Michael Lombardo is exiting his post as president of HBO Programming, according to industry sources, ending a 33-year run that made him a major player in the pay TV giant’s growth and evolution.

It’s understood that the decision to step down was Lombardo’s. HBO has been under unusual pressure on the programming front in recent months but sources said Lombardo was not pushed. He’s expected to work out a production pact with the network, a shift he has considered making for some time after nearly a decade at the top of HBO’s vast programming operations.

It’s not immediately clear how HBO will reorganize to fill Lombardo’s responsibilities. He oversees programming for HBO and Cinemax as well as HBO Films, HBO Sports and HBO Documentaries and Family. He also oversees HBO’s marketing, legal and business affairs departments.

During his long tenure, Lombardo spearheaded the team that raked in countless Emmys for such signature HBO series as “Game of Thrones,” “Veep,” “Silicon Valley,” “Girls,” “True Detective,” “True Blood,” “Boardwalk Empire” and “Last Week Tonight with John Oliver.” On the longform front, HBO’s major productions on his watch included “The Normal Heart,” “Behind the Candelabra,” “Too Big to Fail,” “Grey Gardens,” “Olive Kitteridge,” “Temple Grandin” and “Game Change.”

Lombardo has long been well-liked by HBO talent for his enthusiastic support of the creative process and for his taste in material. But HBO has of late faced some missteps on the programming front. The debut of high-profile drama series “Vinyl” was met with mixed reviews, resulting in a showrunner change for the upcoming second season. The second season of “True Detective” fell flat from a critical perspective, prompting Lombardo to acknowledge that he erred in pushing series creator Nic Pizzolatto to turn around the second edition on a quick timetable.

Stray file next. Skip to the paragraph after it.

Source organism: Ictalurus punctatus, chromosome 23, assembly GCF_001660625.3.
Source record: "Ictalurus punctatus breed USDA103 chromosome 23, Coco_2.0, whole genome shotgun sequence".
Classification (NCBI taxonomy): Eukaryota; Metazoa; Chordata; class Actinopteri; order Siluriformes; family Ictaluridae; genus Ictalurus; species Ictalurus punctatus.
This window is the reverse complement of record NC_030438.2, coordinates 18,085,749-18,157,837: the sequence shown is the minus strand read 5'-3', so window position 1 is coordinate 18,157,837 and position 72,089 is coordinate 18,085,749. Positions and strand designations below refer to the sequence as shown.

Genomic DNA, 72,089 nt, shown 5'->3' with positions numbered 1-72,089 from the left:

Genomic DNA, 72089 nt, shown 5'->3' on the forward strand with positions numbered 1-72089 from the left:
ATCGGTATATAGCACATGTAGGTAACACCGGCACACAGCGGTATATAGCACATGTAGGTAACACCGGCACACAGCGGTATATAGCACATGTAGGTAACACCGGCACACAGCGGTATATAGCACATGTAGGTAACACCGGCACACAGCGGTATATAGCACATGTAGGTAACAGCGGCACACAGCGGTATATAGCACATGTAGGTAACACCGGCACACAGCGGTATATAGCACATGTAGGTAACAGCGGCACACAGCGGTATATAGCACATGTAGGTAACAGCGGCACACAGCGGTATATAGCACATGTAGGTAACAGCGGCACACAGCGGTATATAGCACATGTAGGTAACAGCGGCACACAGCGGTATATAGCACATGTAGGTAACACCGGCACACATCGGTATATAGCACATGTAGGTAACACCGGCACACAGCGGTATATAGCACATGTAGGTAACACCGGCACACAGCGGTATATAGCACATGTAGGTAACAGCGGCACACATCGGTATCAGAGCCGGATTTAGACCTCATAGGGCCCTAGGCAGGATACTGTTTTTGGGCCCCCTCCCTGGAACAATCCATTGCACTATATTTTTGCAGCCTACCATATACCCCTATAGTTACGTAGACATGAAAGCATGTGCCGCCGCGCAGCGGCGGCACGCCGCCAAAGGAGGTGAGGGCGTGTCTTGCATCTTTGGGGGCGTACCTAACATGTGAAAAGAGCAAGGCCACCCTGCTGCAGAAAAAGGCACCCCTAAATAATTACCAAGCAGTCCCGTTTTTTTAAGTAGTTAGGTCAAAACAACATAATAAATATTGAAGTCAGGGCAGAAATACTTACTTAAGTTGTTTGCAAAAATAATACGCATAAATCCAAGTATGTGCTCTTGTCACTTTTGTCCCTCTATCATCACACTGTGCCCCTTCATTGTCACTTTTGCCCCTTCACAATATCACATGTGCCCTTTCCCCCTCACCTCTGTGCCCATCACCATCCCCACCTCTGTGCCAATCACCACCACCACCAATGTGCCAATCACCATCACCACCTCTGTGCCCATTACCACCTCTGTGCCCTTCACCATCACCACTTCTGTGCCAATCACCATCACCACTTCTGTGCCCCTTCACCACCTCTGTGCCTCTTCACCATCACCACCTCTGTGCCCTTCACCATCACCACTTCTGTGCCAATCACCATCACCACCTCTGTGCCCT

Last August, HBO abruptly halted production on its long-gestating miniseries “Lewis & Clark” and ousted director John Curran, a costly move as filming the ambitious six-hour production was well under way. Another highly anticipated drama series, “Westworld,” has had numerous production struggles and had to push back its premiere date by months. Drama series “The Leftovers” has struggled to connect with a big audience and will end after its upcoming third season.

With the final seasons of “Game of Thrones” on the horizon, the thin state of HBO’s drama programming has not gone unnoticed in the industry and by TV commentators.

HBO already shook up its programming ranks in January with the departure of drama chief Michael Ellenberg and the promotion of former comedy exec VP Casey Bloys to president of series, late-night and specials. Rumblings about Lombardo’s future have been heard within HBO for several weeks.

Lombardo joined HBO in 1983. A lawyer by training, he rose through the ranks in business affairs. He was named exec VP of business affairs, production and programming operations in 2003. He was promoted to president of programming in 2007 as part of the broader management realignment after the departure of Chris Albrecht as chairman-CEO.